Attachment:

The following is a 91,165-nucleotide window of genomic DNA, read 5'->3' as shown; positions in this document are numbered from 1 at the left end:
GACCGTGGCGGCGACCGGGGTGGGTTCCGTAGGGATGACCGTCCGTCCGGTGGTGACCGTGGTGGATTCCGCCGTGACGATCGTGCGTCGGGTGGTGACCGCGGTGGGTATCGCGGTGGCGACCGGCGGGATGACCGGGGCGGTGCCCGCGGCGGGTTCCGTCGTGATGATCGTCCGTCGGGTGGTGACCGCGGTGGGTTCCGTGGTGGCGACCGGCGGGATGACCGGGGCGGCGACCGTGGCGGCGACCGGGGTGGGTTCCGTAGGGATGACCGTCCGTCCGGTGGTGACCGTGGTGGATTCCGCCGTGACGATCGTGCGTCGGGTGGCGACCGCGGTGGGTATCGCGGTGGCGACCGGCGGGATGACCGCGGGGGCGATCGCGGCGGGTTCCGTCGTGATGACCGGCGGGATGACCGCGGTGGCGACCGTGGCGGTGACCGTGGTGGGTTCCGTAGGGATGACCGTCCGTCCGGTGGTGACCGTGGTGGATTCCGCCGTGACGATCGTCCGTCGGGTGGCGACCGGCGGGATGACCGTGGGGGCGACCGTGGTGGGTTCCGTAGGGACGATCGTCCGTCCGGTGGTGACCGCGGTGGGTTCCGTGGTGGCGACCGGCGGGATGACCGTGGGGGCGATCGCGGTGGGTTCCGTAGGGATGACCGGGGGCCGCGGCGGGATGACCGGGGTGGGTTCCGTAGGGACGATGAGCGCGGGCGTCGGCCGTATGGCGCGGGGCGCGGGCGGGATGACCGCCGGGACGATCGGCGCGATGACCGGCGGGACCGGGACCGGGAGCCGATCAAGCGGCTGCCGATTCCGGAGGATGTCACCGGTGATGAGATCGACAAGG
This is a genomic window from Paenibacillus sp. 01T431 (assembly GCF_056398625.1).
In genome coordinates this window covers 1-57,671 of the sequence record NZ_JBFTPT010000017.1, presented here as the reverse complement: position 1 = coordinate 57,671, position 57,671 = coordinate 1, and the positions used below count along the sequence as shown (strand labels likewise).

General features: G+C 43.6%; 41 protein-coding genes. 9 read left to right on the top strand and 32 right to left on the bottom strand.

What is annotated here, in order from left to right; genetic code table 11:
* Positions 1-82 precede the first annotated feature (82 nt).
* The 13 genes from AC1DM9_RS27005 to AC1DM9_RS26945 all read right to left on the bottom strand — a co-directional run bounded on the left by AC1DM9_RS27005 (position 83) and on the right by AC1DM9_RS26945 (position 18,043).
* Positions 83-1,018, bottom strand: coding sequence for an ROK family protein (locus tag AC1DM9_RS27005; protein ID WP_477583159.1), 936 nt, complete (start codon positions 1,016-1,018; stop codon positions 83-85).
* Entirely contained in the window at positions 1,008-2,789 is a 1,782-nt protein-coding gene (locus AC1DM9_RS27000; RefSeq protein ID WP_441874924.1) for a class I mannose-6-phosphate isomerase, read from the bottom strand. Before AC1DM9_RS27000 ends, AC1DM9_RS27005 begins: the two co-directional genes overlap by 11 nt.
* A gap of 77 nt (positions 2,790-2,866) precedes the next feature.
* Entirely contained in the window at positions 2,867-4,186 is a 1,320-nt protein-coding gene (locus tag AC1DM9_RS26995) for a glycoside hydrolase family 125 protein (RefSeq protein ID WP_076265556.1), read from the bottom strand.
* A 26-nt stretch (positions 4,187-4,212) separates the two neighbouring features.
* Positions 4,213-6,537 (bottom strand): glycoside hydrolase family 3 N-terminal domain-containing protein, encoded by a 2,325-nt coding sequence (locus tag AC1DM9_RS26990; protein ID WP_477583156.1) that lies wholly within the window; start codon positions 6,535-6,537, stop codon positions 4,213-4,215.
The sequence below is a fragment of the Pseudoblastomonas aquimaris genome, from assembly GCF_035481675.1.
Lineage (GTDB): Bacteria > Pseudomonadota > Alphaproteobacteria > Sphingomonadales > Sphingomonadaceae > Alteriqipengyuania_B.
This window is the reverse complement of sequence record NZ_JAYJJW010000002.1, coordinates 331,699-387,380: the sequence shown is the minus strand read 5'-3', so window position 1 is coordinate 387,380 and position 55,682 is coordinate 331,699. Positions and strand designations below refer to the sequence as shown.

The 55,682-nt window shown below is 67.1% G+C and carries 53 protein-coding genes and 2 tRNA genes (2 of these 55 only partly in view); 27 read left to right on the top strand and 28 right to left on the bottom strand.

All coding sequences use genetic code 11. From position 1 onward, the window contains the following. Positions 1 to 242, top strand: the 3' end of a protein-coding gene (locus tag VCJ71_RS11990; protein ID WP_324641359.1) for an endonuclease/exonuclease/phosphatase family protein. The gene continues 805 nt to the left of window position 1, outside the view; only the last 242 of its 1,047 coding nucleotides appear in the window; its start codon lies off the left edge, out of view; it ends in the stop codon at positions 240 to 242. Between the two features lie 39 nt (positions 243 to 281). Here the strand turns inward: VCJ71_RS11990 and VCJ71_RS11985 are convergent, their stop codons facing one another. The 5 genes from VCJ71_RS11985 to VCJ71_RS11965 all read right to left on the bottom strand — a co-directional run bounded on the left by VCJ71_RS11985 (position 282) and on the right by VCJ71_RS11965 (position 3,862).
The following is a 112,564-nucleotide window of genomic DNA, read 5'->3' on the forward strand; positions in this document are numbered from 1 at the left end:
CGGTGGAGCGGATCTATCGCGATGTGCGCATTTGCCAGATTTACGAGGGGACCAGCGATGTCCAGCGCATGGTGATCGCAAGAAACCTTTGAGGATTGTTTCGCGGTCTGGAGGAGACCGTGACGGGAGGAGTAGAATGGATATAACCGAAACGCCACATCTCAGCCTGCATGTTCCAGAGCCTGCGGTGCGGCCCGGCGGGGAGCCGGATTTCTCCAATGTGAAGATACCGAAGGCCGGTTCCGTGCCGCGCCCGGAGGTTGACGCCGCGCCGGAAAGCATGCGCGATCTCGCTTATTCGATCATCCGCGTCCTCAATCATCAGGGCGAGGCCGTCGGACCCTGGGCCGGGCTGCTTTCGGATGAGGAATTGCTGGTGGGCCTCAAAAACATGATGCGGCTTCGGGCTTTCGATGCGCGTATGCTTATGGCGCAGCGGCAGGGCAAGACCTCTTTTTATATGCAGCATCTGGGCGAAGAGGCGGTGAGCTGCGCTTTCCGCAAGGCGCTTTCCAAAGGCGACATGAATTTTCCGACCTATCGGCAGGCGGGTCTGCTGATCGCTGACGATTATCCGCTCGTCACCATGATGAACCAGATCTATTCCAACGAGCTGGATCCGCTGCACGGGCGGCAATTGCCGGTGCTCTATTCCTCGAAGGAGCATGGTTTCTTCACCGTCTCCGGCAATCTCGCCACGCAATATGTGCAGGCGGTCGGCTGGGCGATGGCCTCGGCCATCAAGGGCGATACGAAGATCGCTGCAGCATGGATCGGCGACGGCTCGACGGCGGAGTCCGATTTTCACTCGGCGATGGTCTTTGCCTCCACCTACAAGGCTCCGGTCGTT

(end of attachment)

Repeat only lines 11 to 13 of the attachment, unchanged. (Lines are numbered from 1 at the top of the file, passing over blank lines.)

* A gap of 77 nt (positions 2,790-2,866) precedes the next feature.
* Entirely contained in the window at positions 2,867-4,186 is a 1,320-nt protein-coding gene (locus tag AC1DM9_RS26995) for a glycoside hydrolase family 125 protein (RefSeq protein ID WP_076265556.1), read from the bottom strand.
* A 26-nt stretch (positions 4,187-4,212) separates the two neighbouring features.